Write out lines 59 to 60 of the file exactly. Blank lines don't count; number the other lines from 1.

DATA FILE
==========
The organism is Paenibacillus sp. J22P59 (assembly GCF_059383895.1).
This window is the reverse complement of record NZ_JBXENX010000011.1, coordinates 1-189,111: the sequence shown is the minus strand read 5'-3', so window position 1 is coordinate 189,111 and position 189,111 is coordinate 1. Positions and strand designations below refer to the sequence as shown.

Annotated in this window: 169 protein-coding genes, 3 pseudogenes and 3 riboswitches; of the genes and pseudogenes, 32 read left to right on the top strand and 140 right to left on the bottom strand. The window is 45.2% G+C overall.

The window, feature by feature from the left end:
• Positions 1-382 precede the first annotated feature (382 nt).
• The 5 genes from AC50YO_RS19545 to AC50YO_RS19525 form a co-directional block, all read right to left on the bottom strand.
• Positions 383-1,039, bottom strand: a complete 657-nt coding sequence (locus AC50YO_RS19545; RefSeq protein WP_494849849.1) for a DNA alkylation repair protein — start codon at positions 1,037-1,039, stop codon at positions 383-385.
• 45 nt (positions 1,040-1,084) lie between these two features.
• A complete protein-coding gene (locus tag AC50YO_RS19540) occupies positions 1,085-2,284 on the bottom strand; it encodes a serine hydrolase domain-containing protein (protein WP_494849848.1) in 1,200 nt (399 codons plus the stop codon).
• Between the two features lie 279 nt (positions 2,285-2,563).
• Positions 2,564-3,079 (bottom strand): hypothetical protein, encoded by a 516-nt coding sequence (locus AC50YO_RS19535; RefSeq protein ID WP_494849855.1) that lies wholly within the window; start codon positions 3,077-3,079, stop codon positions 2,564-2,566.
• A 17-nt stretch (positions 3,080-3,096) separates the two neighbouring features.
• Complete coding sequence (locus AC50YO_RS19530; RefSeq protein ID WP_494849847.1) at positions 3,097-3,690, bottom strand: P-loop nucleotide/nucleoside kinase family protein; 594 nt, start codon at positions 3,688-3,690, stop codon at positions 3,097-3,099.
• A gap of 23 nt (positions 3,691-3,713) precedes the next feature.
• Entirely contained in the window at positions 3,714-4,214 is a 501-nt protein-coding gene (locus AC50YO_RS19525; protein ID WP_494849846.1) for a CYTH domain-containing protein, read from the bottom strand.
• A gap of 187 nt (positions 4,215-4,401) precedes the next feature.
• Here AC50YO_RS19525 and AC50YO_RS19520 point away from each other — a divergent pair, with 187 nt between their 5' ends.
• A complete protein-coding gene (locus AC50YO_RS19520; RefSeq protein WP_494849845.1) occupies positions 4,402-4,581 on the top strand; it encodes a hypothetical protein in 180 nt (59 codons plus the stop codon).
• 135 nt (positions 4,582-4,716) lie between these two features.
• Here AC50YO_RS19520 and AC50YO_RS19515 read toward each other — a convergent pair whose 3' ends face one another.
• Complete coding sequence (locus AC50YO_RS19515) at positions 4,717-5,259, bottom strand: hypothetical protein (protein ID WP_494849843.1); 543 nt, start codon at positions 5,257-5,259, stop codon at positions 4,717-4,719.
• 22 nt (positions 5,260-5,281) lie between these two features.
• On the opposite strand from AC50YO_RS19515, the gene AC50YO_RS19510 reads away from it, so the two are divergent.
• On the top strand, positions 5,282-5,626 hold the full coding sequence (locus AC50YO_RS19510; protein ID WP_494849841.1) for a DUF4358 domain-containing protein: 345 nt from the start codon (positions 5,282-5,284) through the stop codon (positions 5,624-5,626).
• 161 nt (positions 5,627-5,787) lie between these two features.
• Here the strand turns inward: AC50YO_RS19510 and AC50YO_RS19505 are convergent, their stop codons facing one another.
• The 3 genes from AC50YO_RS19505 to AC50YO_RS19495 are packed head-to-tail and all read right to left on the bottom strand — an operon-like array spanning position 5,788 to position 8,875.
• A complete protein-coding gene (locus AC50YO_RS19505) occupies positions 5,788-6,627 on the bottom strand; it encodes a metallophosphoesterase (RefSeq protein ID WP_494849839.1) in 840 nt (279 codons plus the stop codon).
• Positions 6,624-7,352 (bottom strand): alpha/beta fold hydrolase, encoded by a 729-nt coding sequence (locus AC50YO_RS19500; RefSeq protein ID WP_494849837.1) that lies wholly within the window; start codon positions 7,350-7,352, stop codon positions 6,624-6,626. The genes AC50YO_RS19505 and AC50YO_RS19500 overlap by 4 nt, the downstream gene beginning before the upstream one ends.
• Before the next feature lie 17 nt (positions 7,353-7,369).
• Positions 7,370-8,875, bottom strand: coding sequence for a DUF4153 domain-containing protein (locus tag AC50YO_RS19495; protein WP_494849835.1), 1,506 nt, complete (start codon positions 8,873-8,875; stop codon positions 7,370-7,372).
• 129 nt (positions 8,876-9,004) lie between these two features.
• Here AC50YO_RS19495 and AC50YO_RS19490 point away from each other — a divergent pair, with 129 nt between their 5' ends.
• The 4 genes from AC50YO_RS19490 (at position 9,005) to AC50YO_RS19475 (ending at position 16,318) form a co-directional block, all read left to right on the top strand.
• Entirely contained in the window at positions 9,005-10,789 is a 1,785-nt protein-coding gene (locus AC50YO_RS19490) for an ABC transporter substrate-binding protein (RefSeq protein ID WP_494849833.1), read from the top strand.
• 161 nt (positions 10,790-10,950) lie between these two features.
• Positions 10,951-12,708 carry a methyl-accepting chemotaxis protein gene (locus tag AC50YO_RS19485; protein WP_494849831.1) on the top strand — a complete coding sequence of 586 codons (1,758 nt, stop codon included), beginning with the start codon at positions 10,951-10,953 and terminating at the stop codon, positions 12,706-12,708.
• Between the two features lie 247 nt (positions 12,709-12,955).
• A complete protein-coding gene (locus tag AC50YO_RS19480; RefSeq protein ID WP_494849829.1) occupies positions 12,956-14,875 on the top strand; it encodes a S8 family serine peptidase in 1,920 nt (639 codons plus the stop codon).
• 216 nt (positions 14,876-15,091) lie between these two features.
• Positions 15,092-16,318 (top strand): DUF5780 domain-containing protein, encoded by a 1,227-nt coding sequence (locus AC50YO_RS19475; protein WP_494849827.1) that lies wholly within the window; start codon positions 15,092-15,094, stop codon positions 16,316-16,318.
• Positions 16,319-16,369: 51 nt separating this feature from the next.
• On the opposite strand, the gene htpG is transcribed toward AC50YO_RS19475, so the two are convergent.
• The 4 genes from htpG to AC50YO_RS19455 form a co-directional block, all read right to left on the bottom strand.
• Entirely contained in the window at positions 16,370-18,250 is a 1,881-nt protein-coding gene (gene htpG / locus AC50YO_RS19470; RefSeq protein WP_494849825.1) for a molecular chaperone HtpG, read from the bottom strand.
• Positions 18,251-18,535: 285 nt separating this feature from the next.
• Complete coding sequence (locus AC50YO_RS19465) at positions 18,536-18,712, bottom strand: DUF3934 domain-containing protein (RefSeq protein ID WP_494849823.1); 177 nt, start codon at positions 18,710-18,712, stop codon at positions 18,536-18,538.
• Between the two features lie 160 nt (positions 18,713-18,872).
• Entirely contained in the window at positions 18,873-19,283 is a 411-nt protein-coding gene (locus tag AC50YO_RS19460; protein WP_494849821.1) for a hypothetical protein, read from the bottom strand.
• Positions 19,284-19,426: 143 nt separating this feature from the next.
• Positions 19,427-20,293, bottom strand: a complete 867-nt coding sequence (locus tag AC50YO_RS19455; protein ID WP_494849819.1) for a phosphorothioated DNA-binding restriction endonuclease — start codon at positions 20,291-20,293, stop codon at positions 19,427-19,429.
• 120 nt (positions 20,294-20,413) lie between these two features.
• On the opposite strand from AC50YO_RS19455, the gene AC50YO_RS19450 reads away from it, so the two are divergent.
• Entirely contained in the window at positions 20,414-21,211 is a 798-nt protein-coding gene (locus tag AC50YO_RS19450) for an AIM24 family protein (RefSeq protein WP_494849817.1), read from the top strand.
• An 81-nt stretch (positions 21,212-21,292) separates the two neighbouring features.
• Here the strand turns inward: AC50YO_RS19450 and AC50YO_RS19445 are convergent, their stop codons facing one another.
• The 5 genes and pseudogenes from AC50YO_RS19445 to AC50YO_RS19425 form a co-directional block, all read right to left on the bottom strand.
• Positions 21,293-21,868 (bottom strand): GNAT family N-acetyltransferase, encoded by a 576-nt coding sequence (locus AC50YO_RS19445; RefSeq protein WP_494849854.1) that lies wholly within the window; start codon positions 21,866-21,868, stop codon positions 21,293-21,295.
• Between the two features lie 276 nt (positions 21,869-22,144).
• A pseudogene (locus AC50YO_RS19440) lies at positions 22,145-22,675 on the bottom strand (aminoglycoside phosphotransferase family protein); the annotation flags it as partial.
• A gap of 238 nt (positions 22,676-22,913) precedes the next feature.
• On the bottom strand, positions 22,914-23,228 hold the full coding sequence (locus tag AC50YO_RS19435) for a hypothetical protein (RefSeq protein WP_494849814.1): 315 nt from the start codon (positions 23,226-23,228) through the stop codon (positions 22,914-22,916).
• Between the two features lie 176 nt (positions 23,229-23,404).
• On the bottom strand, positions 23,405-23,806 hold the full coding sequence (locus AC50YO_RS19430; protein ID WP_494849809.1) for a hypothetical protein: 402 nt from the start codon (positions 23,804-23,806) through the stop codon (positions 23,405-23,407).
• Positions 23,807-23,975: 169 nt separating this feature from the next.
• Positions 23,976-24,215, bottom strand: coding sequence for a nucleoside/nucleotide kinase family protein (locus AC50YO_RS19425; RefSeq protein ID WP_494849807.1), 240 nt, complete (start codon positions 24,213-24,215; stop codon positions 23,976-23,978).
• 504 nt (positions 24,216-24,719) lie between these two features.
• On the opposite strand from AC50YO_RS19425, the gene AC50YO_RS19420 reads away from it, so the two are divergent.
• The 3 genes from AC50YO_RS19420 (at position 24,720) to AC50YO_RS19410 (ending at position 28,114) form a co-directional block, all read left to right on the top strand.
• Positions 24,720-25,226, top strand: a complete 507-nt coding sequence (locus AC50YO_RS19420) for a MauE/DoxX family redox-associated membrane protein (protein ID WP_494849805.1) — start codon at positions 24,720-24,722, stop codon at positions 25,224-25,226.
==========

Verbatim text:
• Between the two features lie 276 nt (positions 21,869-22,144).
• A pseudogene (locus AC50YO_RS19440) lies at positions 22,145-22,675 on the bottom strand (aminoglycoside phosphotransferase family protein); the annotation flags it as partial.